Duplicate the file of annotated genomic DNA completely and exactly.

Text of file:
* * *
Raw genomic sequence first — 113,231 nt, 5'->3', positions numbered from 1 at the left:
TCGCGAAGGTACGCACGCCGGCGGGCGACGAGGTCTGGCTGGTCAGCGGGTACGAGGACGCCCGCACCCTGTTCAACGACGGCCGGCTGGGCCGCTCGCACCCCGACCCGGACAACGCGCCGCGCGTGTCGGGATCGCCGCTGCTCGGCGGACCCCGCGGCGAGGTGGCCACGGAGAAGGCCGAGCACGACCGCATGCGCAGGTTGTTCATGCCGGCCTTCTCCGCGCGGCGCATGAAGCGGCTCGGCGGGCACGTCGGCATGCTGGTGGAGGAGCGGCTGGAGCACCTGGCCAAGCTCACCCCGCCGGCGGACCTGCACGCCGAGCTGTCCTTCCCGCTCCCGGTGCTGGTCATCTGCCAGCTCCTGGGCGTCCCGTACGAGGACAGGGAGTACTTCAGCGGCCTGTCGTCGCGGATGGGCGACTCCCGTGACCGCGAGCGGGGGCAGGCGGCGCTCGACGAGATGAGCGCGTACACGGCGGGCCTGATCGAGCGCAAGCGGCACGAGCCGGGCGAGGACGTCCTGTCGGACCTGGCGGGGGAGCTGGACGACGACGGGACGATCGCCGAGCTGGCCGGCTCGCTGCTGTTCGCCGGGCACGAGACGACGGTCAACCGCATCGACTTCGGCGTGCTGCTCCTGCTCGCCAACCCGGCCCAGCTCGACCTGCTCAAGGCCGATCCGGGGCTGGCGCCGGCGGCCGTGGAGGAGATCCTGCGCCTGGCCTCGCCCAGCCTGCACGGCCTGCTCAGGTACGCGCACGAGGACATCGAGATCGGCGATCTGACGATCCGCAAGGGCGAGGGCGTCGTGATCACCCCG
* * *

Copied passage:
Raw genomic sequence first — 113,231 nt, 5'->3', positions numbered from 1 at the left:
TCGCGAAGGTACGCACGCCGGCGGGCGACGAGGTCTGGCTGGTCAGCGGGTACGAGGACGCCCGCACCCTGTTCAACGACGGCCGGCTGGGCCGCTCGCACCCCGACCCGGACAACGCGCCGCGCGTGTCGGGATCGCCGCTGCTCGGCGGACCCCGCGGCGAGGTGGCCACGGAGAAGGCCGAGCACGACCGCATGCGCAGGTTGTTCATGCCGGCCTTCTCCGCGCGGCGCATGAAGCGGCTCGGCGGGCACGTCGGCATGCTGGTGGAGGAGCGGCTGGAGCACCTGGCCAAGCTCACCCCGCCGGCGGACCTGCACGCCGAGCTGTCCTTCCCGCTCCCGGTGCTGGTCATCTGCCAGCTCCTGGGCGTCCCGTACGAGGACAGGGAGTACTTCAGCGGCCTGTCGTCGCGGATGGGCGACTCCCGTGACCGCGAGCGGGGGCAGGCGGCGCTCGACGAGATGAGCGCGTACACGGCGGGCCTGATCGAGCGCAAGCGGCACGAGCCGGGCGAGGACGTCCTGTCGGACCTGGCGGGGGAGCTGGACGACGACGGGACGATCGCCGAGCTGGCCGGCTCGCTGCTGTTCGCCGGGCACGAGACGACGGTCAACCGCATCGACTTCGGCGTGCTGCTCCTGCTCGCCAACCCGGCCCAGCTCGACCTGCTCAAGGCCGATCCGGGGCTGGCGCCGGCGGCCGTGGAGGAGATCCTGCGCCTGGCCTCGCCCAGCCTGCACGGCCTGCTCAGGTACGCGCACGAGGACATCGAGATCGGCGATCTGACGATCCGCAAGGGCGAGGGCGTCGTGATCACCCCG